That said, it is entirely possible Maj Brian Stuckert wasn’t intentionally being critical of Christianity, though many have perceived his paper that way.  In fact, there are some who believe the author is the same “Brian Stuckert” who is associated with the church of Christ (which, incidentally, tends to eschew pre-millennialism).  His worldview appears to be pre-millennial beliefs have been and will be detrimental to America as a nation; unfortunately, his definitions and commentary are so loose they encompass mainstream Christian ideologies.  Consider, for example, his assertion that the concepts of right and wrong are detrimental to foreign policy:

A proclivity for clear differentiations between good, evil, right, and wrong do not always serve us well in foreign relations or security policy. (p60)

Of course, as a faith Christianity is a set of beliefs grounded on such distinctions and similar moral “absolutes.”  One does not have to be pre-millennial to have such a “proclivity.”

Other criticisms of Stuckert’s paper have also highlighted his dismissal of absolutes.  In short, if a nation does not support a right and oppose a wrong, how can it justify sending its troops to die to achieve its end?  This morally ambiguous paradigm has far-reaching consequences to be discussed in the future.

While this is all very interesting from an academic perspective, this is not the tempest some have made it out to be.  Stuckert’s paper expresses personal views, not an official policy.  It has its academic flaws, as noted above, but any paper on any topic will be arguable from contrary perspectives as well.  His bias is evident, but he is free to hold, and express, his beliefs.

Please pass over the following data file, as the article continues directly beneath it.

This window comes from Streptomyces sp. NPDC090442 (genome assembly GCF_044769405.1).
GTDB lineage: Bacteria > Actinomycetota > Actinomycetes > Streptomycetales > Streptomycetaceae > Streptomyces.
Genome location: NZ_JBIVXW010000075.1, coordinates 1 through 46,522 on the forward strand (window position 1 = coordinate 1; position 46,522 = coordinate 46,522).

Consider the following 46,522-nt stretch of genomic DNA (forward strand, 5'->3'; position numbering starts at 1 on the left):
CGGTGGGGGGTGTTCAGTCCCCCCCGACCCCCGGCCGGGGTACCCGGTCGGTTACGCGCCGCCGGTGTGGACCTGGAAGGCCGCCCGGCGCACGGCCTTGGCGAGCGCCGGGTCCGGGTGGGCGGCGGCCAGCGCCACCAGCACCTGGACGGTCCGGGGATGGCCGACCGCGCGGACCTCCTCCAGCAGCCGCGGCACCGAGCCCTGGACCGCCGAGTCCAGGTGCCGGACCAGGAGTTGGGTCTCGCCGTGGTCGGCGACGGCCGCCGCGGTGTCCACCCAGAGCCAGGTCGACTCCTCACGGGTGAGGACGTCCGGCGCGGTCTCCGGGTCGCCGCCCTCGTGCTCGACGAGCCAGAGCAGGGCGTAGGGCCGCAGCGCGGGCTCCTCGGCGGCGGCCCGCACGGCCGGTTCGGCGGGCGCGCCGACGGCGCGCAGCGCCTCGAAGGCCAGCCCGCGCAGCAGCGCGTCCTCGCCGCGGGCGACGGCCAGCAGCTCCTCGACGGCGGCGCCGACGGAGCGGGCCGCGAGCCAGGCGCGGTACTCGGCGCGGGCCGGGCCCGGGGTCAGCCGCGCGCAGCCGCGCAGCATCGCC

Not only is Major Stuckert’s paper permissible, but it should be of little surprise to anyone that someone should hold his apparent beliefs.  The US military reflects the society from which it is drawn; while America is largely conservative and at least nominally Christian, there are many varying beliefs in its civil society.  Those beliefs are absolutely reflected within the military service.  While some may claim the military is overtly religious or endorses a specific faith, it is quite clear “non-Christian” (or non-“standard” Christian) ideals are freely held even by officers in the service.

In those respects, Major Stuckert’s paper is a non-event.  One just hopes someday he will see past his negative bias and come to realize the many and historic virtues of religious faith in both civil society and the military.

More importantly, hopefully Major Stuckert will see the error in suggesting Christian beliefs–and those who hold them–are inconsistent with successful military and political leadership.  The implication military and governmental leaders should not hold specific religious beliefs is inconsistent with the Constitution he has sworn to support and defend.